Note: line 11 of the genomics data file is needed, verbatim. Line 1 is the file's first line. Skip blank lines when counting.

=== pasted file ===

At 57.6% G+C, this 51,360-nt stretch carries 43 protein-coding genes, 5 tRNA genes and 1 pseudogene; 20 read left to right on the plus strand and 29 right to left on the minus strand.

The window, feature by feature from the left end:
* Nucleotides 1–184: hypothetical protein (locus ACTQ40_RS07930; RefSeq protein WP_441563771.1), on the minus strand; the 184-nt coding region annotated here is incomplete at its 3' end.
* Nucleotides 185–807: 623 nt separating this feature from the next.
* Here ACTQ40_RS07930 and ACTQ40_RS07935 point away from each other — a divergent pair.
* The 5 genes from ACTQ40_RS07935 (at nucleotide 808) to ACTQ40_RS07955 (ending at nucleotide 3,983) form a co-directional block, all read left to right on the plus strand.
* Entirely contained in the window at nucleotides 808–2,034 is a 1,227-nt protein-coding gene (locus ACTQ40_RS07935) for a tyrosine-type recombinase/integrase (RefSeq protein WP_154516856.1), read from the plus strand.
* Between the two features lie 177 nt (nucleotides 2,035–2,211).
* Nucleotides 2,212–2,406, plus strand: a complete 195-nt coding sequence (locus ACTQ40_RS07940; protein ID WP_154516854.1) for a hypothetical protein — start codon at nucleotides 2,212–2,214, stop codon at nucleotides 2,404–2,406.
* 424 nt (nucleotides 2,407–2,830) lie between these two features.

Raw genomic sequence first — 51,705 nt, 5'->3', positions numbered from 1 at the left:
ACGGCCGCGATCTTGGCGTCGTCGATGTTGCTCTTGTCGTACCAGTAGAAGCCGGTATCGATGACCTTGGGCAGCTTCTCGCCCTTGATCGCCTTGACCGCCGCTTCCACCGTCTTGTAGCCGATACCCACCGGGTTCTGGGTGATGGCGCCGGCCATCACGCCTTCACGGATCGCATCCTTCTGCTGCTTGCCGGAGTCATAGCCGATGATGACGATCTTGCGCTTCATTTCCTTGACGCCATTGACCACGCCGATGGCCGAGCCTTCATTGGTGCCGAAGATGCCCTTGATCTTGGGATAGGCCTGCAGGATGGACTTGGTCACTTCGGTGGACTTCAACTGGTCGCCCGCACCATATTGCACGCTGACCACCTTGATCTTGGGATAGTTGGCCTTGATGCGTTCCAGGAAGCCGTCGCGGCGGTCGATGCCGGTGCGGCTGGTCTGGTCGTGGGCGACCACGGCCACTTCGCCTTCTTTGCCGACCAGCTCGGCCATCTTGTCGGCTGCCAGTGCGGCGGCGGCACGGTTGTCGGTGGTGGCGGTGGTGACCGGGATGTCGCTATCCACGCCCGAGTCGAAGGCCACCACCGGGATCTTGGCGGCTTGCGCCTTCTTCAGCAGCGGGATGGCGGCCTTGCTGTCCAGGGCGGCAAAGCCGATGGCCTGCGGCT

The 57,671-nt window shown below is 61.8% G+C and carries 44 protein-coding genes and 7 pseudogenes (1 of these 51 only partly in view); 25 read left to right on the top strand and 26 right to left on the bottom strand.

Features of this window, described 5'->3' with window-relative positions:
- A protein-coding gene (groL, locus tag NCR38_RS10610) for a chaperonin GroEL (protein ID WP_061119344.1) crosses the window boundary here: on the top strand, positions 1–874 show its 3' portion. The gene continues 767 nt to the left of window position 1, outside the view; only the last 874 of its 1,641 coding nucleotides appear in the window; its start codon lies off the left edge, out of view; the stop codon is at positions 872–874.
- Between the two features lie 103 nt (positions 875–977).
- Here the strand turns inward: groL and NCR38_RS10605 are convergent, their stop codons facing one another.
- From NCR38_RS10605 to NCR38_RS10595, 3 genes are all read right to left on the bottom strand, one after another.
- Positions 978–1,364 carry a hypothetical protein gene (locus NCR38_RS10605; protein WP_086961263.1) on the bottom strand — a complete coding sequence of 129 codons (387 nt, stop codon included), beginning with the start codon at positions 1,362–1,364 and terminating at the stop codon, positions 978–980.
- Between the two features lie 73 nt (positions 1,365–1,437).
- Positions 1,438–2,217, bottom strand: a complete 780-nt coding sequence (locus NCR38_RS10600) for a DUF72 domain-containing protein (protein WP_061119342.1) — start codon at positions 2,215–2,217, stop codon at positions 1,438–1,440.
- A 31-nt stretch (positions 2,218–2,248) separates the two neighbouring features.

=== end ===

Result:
Raw genomic sequence first — 51,705 nt, 5'->3', positions numbered from 1 at the left: